Christians may be able to grasp this more easily than non-Christians would expect, because we are so familiar with this experience of struggling.
I agree. I think what she [Corinne, her character in the film] wrestles with is what everybody wrestles with, no matter what your belief system is, no matter how you're approaching God.
Something that surprised me in the movie was how positive the characters are. We expect members of conservative churches to be presented as unattractive people.
Unattractive, lacking a sense of humor, lacking sexuality, lacking personality. This really is a fringe community, and yes, the pastor was having a really selfish day when he shut Corinne down [in a scene where Corinne is rebuked for appearing to preach, usurping the masculine role]. Pastors are human beings, too. And these are real issues that I think women at that time and place in history were struggling with.
Again, it is a fringe community. I keep stating that. I keep saying that I'm not trying to make a big statement about Christianity and patriarchy. It's not. It really has to do just with this certain denomination in a time and place in history.
A lot of that has changed since the '70s; the role of women is very different than it was four decades ago.
Yeah, but I think there still is sort of a gender bias in terms of pastoring churches and the numbers there, but that is changing as well.
Well, there's a gender bias in Congress, you know; it's everywhere.
Yeah, it's everywhere. It's in my profession; the reason I took the reins of this film was because I feel like I don't get the opportunities that I want to voice the challenges of my soul. I feel like since Down to the Bone (2004), which was my calling card for every film I've ever done. Since that experience, I haven't really had the opportunity to delve so deeply into not only the physical, emotional, and intellectual scope of a character, but into the spiritual dimension. So this was me creating my opportunity.
And it was to some degree autobiographical because of struggles you yourself have known?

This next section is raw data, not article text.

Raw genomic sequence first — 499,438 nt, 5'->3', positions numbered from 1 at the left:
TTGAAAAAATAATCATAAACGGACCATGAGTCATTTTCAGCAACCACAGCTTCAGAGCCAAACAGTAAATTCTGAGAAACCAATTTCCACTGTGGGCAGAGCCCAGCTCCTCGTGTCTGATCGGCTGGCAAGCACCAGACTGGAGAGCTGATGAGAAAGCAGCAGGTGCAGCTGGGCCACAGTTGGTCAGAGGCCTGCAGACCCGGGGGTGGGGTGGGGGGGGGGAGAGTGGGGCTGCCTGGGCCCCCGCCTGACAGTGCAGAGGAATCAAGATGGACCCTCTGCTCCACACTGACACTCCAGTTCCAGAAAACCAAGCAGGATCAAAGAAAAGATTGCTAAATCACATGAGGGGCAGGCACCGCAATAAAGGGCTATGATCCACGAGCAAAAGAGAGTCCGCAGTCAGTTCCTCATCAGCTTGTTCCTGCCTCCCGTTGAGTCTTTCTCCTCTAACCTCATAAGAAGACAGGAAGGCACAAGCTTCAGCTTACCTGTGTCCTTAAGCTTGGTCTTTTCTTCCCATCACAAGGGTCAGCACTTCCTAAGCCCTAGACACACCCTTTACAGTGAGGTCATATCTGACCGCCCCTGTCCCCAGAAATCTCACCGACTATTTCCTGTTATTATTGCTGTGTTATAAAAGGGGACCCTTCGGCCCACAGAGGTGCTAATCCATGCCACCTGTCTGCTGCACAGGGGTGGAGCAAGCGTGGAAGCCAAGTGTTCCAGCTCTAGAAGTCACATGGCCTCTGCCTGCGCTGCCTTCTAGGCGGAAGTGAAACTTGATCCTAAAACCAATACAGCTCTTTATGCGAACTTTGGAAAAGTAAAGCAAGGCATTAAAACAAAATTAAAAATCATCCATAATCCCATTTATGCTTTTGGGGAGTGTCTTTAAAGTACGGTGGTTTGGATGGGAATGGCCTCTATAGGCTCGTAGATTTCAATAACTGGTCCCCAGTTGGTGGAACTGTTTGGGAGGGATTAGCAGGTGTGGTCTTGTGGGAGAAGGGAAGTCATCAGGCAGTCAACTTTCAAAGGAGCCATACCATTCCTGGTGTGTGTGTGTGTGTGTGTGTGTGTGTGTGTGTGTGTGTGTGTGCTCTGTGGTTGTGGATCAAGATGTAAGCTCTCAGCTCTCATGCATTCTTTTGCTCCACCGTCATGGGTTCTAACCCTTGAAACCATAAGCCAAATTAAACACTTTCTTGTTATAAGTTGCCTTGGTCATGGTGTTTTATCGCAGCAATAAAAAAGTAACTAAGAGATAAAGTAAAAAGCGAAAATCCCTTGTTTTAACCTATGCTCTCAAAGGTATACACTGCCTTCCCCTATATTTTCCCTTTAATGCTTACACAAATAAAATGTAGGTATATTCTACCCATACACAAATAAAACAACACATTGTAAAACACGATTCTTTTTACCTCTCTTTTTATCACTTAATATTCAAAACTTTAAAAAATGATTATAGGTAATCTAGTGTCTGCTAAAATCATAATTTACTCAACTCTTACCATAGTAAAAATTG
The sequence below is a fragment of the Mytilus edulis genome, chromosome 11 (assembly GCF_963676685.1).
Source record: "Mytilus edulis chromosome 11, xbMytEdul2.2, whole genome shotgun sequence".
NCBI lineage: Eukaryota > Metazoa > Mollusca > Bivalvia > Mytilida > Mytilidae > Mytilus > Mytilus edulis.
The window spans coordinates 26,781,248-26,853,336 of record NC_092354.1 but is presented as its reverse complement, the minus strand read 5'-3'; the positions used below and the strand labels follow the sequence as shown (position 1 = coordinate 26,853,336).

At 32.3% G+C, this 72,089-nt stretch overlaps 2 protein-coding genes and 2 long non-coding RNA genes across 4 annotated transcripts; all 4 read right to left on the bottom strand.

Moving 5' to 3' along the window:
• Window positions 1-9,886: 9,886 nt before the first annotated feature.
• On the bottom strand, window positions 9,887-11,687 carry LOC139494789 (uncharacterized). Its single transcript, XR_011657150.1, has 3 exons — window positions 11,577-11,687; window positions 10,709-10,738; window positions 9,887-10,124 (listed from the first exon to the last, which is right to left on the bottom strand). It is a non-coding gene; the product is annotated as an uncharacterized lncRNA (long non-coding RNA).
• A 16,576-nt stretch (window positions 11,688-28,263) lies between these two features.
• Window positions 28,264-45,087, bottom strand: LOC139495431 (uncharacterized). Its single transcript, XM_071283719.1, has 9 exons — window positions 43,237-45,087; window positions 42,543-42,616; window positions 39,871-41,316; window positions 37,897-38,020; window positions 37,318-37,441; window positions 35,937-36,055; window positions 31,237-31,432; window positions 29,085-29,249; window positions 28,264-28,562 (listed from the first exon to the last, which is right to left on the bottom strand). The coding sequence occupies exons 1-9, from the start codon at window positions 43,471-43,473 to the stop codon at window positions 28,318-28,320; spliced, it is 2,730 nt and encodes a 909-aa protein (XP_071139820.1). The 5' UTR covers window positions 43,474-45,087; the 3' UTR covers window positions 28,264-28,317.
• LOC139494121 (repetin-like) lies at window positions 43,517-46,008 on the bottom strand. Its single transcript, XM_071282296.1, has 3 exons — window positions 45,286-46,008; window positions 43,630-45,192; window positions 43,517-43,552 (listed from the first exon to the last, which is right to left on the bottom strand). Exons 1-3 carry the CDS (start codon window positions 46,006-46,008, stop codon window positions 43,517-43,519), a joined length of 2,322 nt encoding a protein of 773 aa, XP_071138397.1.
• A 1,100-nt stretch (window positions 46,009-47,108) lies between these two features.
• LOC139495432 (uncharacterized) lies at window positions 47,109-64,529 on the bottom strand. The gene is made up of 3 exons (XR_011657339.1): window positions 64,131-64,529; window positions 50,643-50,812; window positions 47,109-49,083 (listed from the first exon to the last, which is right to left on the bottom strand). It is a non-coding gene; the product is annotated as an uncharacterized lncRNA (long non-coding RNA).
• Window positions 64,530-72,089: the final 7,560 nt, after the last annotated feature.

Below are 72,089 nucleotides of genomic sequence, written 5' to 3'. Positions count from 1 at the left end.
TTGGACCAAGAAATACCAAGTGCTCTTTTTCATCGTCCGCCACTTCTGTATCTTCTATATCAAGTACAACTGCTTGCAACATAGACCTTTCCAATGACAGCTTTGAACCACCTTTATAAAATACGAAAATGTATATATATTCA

Absolutely. And will know till the end of my days. I grew up in a Ukrainian Catholic-turned-Christian household, and that is my family's faith. My father instilled in me—of utmost importance and innate in me is the yearning to determine for myself—to define God, to define holiness for myself. That was my parents' number one lesson for us. They are men and women of God and that's where they operate from.
There is a really rich artistic tradition in Eastern Catholicism; there's a lot of beauty there.
We started off Ukrainian Catholic, and that's still part of our heritage and has been an influence as well, but my parents had moved to a certain nondenominational, Pentecostal Christianity, just to be clear. In their search for a more personal [faith], to get away from ritual, even though ritual is so beautiful, I think they were looking for very direct [faith].
Were you raised in a Pentecostal church, then? How old were you when they made the switch?
I was raised in many different kinds of church. I've sat in hundreds and hundreds of denominations. We traipsed around everywhere, we moved several times. But we went back and forth between holy days in the Ukrainian Catholic church, and Sundays at the local evangelical house of worship.
Can you tell us anything about where you're attending now?
I have not been home enough. Just as perspective, our two-and-a-half year-old has been on 80-something flights in his life. We're constantly going, constantly traveling. So for us, God is in temples and in churches, and on park benches. I don't belong to any particular church, but I'm someone who will be able to walk into any place of worship, any house of worship, and have a direct correspondence.